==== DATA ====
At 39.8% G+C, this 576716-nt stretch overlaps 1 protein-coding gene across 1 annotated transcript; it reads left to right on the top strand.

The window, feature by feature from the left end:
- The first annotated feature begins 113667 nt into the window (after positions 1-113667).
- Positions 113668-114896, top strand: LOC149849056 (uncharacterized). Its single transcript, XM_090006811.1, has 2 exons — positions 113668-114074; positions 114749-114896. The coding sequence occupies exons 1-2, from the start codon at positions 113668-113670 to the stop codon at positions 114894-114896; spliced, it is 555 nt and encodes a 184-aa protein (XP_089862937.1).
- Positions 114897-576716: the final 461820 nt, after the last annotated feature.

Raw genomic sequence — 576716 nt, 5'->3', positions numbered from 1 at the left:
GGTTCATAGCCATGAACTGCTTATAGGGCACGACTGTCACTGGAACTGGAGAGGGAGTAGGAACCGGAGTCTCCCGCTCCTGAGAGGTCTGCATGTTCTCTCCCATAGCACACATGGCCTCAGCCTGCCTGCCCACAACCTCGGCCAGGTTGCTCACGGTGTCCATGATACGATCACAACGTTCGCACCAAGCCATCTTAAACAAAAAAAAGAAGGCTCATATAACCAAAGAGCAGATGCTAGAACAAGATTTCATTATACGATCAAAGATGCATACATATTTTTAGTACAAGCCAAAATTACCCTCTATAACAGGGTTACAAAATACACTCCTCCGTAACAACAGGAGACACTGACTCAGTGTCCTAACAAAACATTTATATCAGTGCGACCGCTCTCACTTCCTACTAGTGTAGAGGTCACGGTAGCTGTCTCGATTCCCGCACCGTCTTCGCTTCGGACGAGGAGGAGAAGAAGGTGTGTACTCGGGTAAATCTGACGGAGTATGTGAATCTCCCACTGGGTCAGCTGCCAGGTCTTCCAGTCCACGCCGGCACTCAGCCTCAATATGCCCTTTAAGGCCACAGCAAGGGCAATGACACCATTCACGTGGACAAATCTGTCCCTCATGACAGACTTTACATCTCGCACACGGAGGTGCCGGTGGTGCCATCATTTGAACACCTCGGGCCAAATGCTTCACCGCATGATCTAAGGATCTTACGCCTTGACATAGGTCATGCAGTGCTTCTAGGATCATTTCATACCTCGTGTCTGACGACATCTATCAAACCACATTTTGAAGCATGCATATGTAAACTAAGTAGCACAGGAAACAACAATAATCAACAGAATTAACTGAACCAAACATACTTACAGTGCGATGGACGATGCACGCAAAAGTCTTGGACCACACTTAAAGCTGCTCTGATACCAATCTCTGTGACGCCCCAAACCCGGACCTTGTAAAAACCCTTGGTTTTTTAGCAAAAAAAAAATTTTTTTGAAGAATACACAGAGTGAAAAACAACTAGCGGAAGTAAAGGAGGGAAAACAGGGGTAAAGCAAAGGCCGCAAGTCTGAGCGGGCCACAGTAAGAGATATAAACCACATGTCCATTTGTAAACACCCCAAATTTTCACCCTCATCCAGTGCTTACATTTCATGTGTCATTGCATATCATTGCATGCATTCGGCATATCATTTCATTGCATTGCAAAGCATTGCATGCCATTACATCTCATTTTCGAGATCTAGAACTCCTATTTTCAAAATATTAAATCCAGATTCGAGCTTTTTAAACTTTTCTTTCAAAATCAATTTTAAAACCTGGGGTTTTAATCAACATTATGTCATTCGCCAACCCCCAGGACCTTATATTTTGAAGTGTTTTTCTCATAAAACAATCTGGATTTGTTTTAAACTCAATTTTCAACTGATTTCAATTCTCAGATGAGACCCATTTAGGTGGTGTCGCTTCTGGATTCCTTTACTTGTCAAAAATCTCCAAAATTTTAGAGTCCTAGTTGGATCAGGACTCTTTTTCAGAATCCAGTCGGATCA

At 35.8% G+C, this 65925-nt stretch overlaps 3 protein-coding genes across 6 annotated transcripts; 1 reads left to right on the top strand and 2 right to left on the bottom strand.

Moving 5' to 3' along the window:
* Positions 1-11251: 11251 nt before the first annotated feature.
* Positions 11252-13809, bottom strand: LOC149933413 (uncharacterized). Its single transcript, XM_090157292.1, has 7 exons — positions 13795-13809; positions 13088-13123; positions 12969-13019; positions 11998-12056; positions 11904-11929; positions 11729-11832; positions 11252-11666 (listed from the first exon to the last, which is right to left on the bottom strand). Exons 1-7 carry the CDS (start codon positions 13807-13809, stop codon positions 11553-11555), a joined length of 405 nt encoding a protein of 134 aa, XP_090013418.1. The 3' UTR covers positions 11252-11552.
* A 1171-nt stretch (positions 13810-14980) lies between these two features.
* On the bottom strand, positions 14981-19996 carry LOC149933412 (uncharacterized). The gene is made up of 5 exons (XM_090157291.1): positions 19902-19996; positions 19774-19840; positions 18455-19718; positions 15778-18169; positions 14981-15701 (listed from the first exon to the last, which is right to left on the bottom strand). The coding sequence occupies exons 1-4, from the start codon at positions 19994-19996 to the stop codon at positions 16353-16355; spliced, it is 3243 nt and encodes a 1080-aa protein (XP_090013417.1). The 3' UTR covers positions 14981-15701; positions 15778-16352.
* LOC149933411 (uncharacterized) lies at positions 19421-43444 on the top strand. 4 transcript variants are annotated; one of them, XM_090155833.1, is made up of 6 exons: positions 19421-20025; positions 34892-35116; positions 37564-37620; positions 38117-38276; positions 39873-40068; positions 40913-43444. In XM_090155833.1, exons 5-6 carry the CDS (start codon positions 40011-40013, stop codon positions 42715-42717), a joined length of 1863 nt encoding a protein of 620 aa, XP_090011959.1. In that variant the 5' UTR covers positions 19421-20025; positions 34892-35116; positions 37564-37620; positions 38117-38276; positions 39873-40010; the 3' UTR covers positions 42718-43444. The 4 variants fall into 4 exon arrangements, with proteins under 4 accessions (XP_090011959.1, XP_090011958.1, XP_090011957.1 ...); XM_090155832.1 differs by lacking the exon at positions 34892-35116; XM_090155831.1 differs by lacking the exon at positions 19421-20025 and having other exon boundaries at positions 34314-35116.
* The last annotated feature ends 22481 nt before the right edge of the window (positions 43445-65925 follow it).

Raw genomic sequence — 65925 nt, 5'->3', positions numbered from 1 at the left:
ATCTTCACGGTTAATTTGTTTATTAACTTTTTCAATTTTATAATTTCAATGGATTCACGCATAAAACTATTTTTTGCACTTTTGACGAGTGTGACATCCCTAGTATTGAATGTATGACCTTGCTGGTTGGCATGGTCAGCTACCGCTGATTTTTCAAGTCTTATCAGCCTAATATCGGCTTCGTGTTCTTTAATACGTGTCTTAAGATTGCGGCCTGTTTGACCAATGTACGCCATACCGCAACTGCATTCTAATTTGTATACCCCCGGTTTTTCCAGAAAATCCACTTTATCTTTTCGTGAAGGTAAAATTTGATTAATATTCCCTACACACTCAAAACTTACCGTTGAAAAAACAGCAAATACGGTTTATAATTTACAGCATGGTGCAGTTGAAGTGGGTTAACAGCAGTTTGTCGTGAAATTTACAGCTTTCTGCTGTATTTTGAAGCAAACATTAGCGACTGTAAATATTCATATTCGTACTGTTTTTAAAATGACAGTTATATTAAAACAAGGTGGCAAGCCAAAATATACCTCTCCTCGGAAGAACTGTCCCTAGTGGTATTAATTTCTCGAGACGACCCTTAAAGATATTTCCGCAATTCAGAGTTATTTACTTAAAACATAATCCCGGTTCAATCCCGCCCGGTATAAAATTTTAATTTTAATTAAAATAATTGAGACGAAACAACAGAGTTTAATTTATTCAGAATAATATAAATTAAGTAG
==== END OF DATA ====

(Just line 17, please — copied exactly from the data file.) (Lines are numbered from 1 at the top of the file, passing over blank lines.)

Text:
ATCTTCACGGTTAATTTGTTTATTAACTTTTTCAATTTTATAATTTCAATGGATTCACGCATAAAACTATTTTTTGCACTTTTGACGAGTGTGACATCCCTAGTATTGAATGTATGACCTTGCTGGTTGGCATGGTCAGCTACCGCTGATTTTTCAAGTCTTATCAGCCTAATATCGGCTTCGTGTTCTTTAATACGTGTCTTAAGATTGCGGCCTGTTTGACCAATGTACGCCATACCGCAACTGCATTCTAATTTGTATACCCCCGGTTTTTCCAGAAAATCCACTTTATCTTTTCGTGAAGGTAAAATTTGATTAATATTCCCTACACACTCAAAACTTACCGTTGAAAAAACAGCAAATACGGTTTATAATTTACAGCATGGTGCAGTTGAAGTGGGTTAACAGCAGTTTGTCGTGAAATTTACAGCTTTCTGCTGTATTTTGAAGCAAACATTAGCGACTGTAAATATTCATATTCGTACTGTTTTTAAAATGACAGTTATATTAAAACAAGGTGGCAAGCCAAAATATACCTCTCCTCGGAAGAACTGTCCCTAGTGGTATTAATTTCTCGAGACGACCCTTAAAGATATTTCCGCAATTCAGAGTTATTTACTTAAAACATAATCCCGGTTCAATCCCGCCCGGTATAAAATTTTAATTTTAATTAAAATAATTGAGACGAAACAACAGAGTTTAATTTATTCAGAATAATATAAATTAAGTAG